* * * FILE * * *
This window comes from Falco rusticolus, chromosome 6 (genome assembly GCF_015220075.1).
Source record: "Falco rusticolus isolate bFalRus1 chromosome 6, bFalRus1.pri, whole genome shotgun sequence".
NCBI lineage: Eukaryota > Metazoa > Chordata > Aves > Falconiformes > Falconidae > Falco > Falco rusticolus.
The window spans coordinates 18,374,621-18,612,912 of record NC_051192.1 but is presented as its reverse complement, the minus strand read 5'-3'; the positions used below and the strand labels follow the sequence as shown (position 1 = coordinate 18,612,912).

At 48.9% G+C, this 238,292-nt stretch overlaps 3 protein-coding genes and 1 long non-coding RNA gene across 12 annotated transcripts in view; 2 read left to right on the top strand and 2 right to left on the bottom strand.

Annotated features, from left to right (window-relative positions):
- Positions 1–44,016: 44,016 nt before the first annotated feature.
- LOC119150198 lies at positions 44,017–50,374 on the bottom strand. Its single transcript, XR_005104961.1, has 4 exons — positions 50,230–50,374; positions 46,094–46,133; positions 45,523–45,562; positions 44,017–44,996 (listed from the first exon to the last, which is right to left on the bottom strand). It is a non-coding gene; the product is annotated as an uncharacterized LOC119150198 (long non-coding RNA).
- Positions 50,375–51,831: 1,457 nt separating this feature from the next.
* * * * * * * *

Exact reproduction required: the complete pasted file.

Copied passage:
This window comes from Falco rusticolus, chromosome 6 (genome assembly GCF_015220075.1).
Source record: "Falco rusticolus isolate bFalRus1 chromosome 6, bFalRus1.pri, whole genome shotgun sequence".
NCBI lineage: Eukaryota > Metazoa > Chordata > Aves > Falconiformes > Falconidae > Falco > Falco rusticolus.
The window spans coordinates 18,374,621-18,612,912 of record NC_051192.1 but is presented as its reverse complement, the minus strand read 5'-3'; the positions used below and the strand labels follow the sequence as shown (position 1 = coordinate 18,612,912).

At 48.9% G+C, this 238,292-nt stretch overlaps 3 protein-coding genes and 1 long non-coding RNA gene across 12 annotated transcripts in view; 2 read left to right on the top strand and 2 right to left on the bottom strand.

Annotated features, from left to right (window-relative positions):
- Positions 1–44,016: 44,016 nt before the first annotated feature.
- LOC119150198 lies at positions 44,017–50,374 on the bottom strand. Its single transcript, XR_005104961.1, has 4 exons — positions 50,230–50,374; positions 46,094–46,133; positions 45,523–45,562; positions 44,017–44,996 (listed from the first exon to the last, which is right to left on the bottom strand). It is a non-coding gene; the product is annotated as an uncharacterized LOC119150198 (long non-coding RNA).
- Positions 50,375–51,831: 1,457 nt separating this feature from the next.